Beyond the screen and speaker, the GS Explorer is a more sophisticated device than you might expect. At the rear it has a 2 megapixel camera, while there's a microphone built into the top of the unit. Tilt controls have also been included for the benefit of those games and apps that support them, and the screen is also a touchscreen, albeit a resistive one. A stylus is concealed within the body, but thoughtfully attached so that it won’t get lost within the first week of use.

Leapster GS Explorer

The 2 megapixel camera is used with the pre-installed Camera and Video Recorder app, either to shoot stills or shoot video. Stills are pretty woeful in all but ideal lighting, with fuzzy detail and plenty of noise, while video is captured at 14fps with a VGA resolution and similar issues. On the one hand, this is disappointing, but on the other hand smaller children don’t seem to mind. They’re less fussed about the risible quality, and more excited about the way the app lets them doodle on their photos or stretch out their features to make weird-looking faces. And what can you expect at this kind of price?

Alex Walsh

January 23, 2013, 3:21 pm

The pink version of this was recently 20 quid on a rainforest themed tax avoiding website. Even with expensive games, it's definitely worth more than that.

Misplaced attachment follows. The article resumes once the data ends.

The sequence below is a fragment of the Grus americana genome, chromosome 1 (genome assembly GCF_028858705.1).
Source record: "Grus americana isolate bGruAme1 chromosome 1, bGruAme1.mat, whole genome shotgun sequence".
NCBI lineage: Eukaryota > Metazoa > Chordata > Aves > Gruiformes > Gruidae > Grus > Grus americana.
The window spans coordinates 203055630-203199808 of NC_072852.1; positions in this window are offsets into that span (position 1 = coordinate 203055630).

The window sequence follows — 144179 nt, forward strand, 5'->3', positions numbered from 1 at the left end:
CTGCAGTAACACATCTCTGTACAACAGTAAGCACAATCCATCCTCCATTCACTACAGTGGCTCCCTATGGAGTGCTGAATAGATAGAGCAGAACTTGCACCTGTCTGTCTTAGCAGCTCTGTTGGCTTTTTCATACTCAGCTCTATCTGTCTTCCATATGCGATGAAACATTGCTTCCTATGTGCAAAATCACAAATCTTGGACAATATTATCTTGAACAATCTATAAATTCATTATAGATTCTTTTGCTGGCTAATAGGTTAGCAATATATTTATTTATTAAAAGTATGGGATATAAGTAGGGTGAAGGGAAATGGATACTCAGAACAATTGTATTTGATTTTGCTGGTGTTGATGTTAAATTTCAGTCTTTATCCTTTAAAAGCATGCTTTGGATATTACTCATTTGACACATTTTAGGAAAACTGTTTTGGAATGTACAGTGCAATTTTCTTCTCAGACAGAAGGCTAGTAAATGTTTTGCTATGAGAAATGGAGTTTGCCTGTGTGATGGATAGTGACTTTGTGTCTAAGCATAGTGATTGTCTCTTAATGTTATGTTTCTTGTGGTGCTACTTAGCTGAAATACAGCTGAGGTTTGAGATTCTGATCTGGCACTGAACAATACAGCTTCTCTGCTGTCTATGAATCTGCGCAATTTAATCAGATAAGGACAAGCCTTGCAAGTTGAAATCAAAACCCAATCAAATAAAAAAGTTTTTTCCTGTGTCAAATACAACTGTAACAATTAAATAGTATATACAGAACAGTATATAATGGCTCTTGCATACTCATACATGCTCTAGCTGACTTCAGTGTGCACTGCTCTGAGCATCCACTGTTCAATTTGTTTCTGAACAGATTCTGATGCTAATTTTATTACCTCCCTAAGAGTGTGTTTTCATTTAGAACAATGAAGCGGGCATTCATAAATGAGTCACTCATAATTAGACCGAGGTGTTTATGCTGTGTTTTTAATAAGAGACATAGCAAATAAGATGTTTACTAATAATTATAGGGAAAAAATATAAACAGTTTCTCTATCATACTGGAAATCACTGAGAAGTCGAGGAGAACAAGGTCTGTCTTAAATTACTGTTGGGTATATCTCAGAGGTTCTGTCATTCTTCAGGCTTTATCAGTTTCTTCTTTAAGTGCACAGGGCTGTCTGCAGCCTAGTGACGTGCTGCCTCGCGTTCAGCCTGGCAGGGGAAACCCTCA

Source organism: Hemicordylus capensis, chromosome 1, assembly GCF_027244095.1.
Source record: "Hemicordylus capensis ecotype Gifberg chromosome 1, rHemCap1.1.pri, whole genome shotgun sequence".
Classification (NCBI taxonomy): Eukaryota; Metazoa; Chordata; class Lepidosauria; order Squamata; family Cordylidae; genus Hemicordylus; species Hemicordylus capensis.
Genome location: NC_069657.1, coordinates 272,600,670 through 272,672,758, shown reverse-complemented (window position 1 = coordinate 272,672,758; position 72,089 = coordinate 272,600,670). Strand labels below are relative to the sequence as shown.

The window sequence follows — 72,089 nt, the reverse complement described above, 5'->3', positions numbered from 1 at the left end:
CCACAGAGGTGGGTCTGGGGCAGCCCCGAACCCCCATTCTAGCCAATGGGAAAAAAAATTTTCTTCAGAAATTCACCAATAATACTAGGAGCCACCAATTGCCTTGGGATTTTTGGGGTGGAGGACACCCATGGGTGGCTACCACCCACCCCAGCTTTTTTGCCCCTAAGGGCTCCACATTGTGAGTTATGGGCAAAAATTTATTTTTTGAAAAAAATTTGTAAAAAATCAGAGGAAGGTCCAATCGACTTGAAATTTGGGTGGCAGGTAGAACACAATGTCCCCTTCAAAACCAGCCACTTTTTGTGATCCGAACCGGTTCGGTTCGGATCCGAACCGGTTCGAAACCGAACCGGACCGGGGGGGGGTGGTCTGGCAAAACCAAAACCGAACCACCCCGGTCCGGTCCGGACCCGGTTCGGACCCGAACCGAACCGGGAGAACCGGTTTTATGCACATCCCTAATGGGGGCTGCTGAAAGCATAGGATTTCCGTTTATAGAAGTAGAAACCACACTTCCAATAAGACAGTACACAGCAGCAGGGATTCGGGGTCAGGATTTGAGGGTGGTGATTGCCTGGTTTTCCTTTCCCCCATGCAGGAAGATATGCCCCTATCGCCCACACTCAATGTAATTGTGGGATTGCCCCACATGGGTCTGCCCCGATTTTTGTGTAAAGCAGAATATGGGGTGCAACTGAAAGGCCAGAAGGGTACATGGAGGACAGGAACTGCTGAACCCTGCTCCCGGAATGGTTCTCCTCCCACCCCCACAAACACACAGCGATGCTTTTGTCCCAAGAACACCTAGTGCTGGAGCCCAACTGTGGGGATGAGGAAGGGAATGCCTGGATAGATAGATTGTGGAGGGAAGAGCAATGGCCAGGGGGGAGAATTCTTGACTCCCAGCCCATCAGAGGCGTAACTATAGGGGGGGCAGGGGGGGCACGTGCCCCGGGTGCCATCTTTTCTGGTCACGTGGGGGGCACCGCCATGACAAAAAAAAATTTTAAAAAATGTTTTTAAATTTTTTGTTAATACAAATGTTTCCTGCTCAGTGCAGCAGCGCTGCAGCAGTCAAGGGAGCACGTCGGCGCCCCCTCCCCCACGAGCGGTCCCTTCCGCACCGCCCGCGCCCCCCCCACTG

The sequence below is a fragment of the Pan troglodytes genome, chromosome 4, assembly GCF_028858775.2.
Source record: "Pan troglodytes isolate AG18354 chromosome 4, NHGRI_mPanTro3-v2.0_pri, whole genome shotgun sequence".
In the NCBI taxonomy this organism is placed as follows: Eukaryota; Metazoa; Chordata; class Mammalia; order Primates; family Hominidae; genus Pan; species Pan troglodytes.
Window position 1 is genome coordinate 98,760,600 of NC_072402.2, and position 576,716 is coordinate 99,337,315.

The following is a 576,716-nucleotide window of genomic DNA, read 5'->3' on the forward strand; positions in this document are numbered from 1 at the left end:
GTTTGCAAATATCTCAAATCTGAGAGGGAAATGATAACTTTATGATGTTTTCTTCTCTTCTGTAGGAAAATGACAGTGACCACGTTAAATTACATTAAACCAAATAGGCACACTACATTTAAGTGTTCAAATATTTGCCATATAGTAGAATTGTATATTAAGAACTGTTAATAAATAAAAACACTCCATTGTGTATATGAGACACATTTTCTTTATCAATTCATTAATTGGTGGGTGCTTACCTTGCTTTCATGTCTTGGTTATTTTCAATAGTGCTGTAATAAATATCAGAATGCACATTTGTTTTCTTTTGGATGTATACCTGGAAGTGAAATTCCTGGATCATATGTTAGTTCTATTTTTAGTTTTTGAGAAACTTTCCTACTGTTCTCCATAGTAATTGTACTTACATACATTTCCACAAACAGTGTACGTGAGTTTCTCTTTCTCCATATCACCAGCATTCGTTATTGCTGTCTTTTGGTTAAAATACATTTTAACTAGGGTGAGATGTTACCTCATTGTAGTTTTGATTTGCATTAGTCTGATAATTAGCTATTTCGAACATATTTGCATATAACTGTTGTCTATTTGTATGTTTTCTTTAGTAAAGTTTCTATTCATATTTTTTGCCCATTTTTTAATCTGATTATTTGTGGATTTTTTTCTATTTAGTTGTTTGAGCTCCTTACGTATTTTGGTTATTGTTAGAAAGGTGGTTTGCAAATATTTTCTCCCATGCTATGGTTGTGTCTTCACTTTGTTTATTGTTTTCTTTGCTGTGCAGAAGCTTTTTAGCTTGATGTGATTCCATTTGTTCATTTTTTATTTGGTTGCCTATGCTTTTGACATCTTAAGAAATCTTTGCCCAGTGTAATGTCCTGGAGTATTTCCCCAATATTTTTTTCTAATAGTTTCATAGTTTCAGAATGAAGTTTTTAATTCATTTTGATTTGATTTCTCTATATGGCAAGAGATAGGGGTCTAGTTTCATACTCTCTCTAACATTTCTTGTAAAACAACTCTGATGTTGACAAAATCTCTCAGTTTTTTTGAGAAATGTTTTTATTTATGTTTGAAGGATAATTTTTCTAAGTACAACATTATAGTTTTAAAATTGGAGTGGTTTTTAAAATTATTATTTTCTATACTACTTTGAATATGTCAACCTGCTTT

January 25, 2013, 12:42 pm

Tough and rugged but most kids will have outgrown this by age 5.
The apps are expensive and most of them seem to have the same "teach my kids to count to ten with an American accent" theme.
There are some gems (such as the game "Jewel Train") but most of the apps here would find a better equivalent (and far greater selection) on the Ipad/Android tablets for about a third of the price.
I've also found that downloading new apps from your PC to this, if you pull the USB lead out without clicking on the "remove device" icon on their Leapfrog connect software you can corrupt the whole device...(Happened to me 3 times so far and also happened on the old leap pad 1)..which takes hours of software re-installation to fix. This even happens on Windows 7 so feels like a real throw-back to the dark days.

PS: You are meant to use the stylus to remove the battery cover.
(Put the point of the stylus into the circular hole on the battery cover and it pops right off).

Stuart Andrews

January 25, 2013, 2:35 pm

Hi Max

Are we talking about the same generation product? I have my review sample here with two battery covers, neither of which has a circular hole. They should slide off, but they don't.
I share most of your reservations. At £30 it's decent value, but I wouldn't want to pay more than that, and the app pricing is roughly 50 to 200% too high (depending on app).


January 25, 2013, 4:53 pm

Hi Stuart - Well spotted on the battery covers. Just checked and mine are slightly different (Bought it in the US) and have a tiny circular depression near the edge. The front looks identical to yours.


January 25, 2013, 9:32 pm

Shame this review didn't come out before christmas1

comments powered by Disqus